Wednesday, January 27, 2016 by Greg White
Hemp, Cannabis sativa, has been praised as the world’s most resourceful plant. During the Middle Ages, for instance, hemp was used to treat various illnesses, from insomnia to malaria. And during colonial times, the fibers found in hemp were used to make the finest ropes, sails, cloth and paper. In fact, the Declaration of Independence and the Constitution were written on hemp paper! (1)
Unfortunately, in recent years, hemp –and more specifically, marijuana – has been stigmatized as the drug that makes you dumb. In actuality, marijuana is a herb with its own medicinal benefits. Rowan Robinson sets the record straight in his book, The Great Book of Hemp: The Complete Guide to the Environmental, Commercial and Medicinal Uses of the World’s Most Extraordinary Plant. In it, he documents the development of herbal medicine and its application to a wide-range of diseases. The following is a snippet from the book:
The “germ theory of disease,” which holds that illness springs from contact with an infectious organism, is still widely held in conventional medicine. Medical herbalists, however, believe that this is only part of the picture. While illnesses such as cholera and typhoid are highly infectious and are indeed likely to be caught by almost anyone, many infectious diseases are not transmitted automatically from one person to another. The question arises, therefore, what weakness in the patient has allowed the “seed” of infection to find fertile ground? Unlike much conventional medical practice, which focuses on eradicating the “bug” or abnormal condition, herbal medicine seeks to treat the weakness that gave rise to ill health, and sets this in the context of the patient’s life as a whole. Herbalists identify a variety of factors behind the onset of illness. While bodily signs and symptoms are the most important indicators (and sometimes the only significant ones), dietary, emotional, and even spiritual factors are also taken into account.
Our bodies contain over one hundred trillion cells, which collectively must function in harmony if good health is to be maintained. Used wisely, herbs work in tune with our bodies, stimulating, supporting, or restraining different sets of cells in their allotted tasks within the body, and encouraging a return to normal balanced function. Remedies aim to strengthen the patient’s own resistance, improve the vitality of weakened tissue, and encourage the body’s innate ability to return to good health.
Of course, in severe acute illness, it may be too late to use [a] herbal approach to treatment. In these circumstances, strong-acting medicines such as heart drugs, antibiotics, painkillers, and even surgery can be lifesavers. However, a health-care system attuned to the needs of the patient might well provide herbal remedies as a first line of treatment, with conventional medicines held in reserve to be used only when necessary.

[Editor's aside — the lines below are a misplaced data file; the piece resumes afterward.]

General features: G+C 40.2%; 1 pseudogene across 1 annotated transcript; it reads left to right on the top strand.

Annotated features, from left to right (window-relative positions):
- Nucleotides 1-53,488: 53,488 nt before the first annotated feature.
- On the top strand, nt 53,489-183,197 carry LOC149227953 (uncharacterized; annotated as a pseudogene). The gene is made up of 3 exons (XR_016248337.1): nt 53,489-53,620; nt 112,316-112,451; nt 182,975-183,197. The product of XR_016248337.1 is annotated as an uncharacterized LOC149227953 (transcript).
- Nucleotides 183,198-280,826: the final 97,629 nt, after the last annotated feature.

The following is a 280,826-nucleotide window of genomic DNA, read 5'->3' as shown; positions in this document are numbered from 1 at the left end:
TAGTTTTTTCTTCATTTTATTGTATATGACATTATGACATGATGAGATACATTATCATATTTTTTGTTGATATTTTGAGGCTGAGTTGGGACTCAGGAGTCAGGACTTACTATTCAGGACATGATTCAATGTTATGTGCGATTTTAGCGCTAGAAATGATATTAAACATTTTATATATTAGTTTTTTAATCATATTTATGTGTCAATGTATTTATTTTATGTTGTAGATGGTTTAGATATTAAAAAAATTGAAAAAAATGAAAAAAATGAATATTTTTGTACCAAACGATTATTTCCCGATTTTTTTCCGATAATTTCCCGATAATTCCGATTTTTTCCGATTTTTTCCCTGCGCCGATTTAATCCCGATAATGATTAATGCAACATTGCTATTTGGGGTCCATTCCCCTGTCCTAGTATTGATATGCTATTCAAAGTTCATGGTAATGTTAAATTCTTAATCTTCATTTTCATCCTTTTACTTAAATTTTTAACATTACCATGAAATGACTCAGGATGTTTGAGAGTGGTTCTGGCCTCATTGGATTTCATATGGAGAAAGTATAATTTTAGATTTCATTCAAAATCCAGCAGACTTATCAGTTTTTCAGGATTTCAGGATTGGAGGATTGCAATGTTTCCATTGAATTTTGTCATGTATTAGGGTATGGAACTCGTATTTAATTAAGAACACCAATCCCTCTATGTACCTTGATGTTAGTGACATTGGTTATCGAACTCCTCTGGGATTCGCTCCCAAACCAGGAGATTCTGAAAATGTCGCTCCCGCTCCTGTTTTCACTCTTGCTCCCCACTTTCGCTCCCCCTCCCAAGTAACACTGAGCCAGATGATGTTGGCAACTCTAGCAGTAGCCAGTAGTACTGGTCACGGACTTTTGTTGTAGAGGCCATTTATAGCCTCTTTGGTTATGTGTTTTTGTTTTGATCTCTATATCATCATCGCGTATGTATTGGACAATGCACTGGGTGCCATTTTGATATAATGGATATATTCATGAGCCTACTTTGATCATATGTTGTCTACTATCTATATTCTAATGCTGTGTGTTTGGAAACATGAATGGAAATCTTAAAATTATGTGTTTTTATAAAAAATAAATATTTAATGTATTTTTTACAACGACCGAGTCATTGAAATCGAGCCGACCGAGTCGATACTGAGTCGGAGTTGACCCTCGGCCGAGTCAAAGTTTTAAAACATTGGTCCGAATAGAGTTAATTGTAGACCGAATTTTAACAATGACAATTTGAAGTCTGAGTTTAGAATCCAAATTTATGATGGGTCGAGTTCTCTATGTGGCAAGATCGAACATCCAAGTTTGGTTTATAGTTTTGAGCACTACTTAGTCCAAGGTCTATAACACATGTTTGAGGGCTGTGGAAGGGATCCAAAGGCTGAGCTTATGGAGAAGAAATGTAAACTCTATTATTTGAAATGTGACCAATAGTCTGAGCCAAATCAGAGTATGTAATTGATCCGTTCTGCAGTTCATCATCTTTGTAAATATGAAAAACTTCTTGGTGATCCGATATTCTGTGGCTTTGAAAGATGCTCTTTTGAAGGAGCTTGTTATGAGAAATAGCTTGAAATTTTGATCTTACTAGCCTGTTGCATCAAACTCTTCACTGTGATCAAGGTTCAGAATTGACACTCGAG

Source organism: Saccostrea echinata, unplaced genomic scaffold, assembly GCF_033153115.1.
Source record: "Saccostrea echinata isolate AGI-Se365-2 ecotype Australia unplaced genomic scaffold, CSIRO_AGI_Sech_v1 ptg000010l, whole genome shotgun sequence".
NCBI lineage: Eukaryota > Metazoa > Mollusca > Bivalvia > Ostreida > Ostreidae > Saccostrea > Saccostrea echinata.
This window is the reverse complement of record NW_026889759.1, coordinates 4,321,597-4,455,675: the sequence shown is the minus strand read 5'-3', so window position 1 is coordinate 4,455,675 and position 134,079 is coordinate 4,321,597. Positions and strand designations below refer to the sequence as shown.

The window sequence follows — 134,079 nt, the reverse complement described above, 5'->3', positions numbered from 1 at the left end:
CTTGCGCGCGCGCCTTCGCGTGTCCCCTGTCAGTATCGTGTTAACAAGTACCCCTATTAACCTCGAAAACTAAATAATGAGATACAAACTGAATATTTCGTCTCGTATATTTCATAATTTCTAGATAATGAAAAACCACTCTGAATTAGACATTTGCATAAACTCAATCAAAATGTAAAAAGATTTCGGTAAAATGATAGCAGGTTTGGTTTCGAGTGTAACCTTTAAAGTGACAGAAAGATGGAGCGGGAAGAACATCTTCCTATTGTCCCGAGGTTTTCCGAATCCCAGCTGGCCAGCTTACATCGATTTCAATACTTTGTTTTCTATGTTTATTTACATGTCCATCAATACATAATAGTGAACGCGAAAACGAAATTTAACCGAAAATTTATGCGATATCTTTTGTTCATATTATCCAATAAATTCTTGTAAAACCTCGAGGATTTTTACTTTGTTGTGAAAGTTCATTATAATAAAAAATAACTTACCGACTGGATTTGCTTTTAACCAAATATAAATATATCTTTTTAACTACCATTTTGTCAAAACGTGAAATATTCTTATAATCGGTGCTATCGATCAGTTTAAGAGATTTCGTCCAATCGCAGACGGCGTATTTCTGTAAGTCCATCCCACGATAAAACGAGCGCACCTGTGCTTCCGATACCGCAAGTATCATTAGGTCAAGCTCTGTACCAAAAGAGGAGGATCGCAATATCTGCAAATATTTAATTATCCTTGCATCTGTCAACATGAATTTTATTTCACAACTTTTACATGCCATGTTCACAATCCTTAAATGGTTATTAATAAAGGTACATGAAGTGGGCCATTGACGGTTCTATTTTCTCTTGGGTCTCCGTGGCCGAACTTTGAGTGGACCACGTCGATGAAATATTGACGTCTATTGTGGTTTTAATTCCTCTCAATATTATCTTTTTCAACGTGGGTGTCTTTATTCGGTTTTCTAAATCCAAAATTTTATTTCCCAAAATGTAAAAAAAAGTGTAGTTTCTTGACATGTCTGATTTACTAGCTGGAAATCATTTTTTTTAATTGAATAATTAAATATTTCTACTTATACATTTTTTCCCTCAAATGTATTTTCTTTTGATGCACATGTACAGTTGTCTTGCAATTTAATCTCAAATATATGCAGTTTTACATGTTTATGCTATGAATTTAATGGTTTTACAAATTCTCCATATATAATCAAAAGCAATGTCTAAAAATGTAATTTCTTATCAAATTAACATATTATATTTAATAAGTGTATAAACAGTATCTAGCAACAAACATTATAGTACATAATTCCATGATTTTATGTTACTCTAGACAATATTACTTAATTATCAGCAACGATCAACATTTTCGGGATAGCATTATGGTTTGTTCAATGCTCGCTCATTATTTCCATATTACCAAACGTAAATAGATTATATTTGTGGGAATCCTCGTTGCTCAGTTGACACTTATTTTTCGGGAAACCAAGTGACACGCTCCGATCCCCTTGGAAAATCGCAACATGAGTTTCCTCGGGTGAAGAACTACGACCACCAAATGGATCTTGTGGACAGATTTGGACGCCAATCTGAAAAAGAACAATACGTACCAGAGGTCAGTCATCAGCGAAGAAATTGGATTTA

Thanks to increased research into the composition and properties of plant medicines, herbalists are able to prescribe herbs, formulations, and dosages in a precise, effective manner.
Many medical scientists still find it hard to accept that natural medicines, with their complex chemical make-up and variable constituents, can be as good as chemical cures in treating illness. However, as more and more research reveals that herbal medicines can be as effective as conventional medicines – and are far safer – this thinking is beginning to change.
This is well illustrated by the change in attitude towards St John’s wort (Hypericum perforatum, p. 108) — a European plant commonly taken as an antidepressant. Extracts of the herb are now scientifically recognized as having value in mild to moderate depression. Since 1979, over 20 clinical trials have found extracts of St John’s wort to be as effective as conventional antidepressants and to have far fewer side effects. In 15 of these trials, the herbal extract produced fewer side effects than the placebo (or inert “medicine”) used as a comparison. Other investigations suggest that St John’s wort may have a role in countering viral infections, promoting wound healing and helping withdrawal from addiction, especially from alcohol.
As is so often the case, research has confirmed traditional views. In the 16th century, Paracelsus (see p. 23), had this to say about the herb: “Nothing chases away disease like strength. Therefore, we should seek medicines with power and strength to overcome whatever illnesses they are used against. From this it follows that God has given to Perforatum [St John’s wort] the strength to chase [away] the ghosts of nature.. .and all downheartedness.”
As a result of scientific research today’s practitioners have an important advantage – how the plant works in the body is now better understood, so that it is possible to be precise about dosages, aware of side effects, and confident in what form the herb should be taken as a medicine.
All over the world research is now being directed into plants with a traditional use as medicines, in the hope of finding new treatments for all manner of health problems. To give but two examples: the Indian gooseberry (.Emblica officinalis, p. 204) appears to protect the [fiber] against cancer, lowers cholesterol levels, and may prove valuable for acute pancreatitis; while thyme (Thymus vulgaris, p. 143), better known as a culinary herb, is a potent antioxidant that may prevent the breakdown of essential fatty acids in the brain and slow the aging process.
A copy of The Complete Guide to the Environmental, Commercial and Medicinal Uses of the World’s Most Extraordinary Plant, can be obtained by clicking on this link.
(2) Robinson, Rowan. The Great Book of Hemp: The Complete Guide to the Environmental, Commercial and Medicinal Uses of the World’s Most Extraordinary Plant. Park Street Press: Rochester, Vermont. 1996.